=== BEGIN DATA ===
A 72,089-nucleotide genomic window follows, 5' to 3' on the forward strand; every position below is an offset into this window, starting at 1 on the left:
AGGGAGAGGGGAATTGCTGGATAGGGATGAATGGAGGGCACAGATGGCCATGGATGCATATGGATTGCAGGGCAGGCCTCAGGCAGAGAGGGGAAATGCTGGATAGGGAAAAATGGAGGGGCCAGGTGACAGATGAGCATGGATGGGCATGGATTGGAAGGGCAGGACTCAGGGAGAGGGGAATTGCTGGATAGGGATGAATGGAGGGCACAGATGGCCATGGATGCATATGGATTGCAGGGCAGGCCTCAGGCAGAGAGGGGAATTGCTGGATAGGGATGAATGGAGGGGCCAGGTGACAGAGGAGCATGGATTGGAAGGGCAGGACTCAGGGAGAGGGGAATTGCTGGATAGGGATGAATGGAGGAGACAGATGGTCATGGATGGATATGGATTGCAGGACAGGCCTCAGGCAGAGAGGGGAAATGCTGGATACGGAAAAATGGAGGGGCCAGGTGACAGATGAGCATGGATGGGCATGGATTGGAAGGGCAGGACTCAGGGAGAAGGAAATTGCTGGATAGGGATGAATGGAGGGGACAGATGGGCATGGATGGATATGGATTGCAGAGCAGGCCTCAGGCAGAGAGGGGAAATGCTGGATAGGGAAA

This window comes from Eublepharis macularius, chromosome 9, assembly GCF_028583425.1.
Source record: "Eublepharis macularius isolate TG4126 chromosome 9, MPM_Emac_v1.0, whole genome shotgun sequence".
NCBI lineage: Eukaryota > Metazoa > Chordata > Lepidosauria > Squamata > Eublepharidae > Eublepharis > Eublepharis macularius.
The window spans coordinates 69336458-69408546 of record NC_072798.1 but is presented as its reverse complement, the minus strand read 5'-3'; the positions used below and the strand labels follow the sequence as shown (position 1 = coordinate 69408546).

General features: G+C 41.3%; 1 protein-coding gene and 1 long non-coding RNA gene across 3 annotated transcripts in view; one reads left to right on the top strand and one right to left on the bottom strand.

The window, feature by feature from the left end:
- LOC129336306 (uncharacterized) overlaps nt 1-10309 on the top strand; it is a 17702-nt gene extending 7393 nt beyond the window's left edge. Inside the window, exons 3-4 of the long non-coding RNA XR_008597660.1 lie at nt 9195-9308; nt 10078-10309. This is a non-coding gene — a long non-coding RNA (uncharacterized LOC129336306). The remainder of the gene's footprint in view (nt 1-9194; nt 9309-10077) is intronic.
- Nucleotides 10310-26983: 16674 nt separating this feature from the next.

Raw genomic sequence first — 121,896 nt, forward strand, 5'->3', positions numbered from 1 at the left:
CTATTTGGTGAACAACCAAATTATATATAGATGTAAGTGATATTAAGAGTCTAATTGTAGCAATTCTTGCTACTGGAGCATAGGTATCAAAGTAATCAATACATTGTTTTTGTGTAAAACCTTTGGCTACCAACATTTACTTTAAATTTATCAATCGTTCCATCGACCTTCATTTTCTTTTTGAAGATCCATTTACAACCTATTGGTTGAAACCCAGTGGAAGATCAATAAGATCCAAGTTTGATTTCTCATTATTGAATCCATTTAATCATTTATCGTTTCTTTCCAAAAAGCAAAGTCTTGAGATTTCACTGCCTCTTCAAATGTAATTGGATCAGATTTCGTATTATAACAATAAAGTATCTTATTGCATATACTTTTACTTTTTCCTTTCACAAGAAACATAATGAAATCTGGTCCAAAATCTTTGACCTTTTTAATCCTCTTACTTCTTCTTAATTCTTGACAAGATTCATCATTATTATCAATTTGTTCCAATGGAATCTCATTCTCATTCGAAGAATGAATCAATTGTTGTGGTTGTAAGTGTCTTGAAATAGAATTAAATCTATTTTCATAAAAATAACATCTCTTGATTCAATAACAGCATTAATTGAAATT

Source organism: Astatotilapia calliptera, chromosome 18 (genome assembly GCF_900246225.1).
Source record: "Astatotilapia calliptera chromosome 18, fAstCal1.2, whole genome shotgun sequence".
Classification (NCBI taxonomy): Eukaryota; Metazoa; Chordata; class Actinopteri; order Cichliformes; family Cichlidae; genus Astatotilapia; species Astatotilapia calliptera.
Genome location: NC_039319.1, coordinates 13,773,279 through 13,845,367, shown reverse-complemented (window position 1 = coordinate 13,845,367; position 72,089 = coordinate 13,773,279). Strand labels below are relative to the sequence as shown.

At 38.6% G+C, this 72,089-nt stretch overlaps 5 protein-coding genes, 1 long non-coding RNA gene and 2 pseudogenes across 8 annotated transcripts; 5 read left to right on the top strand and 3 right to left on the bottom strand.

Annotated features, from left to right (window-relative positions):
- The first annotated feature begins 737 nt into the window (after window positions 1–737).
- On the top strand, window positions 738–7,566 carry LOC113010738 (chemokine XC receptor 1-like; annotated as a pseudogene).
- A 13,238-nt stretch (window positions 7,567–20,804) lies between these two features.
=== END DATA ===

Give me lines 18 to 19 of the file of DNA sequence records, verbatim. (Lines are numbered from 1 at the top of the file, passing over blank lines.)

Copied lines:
Annotated features, from left to right (window-relative positions):
- The first annotated feature begins 737 nt into the window (after window positions 1–737).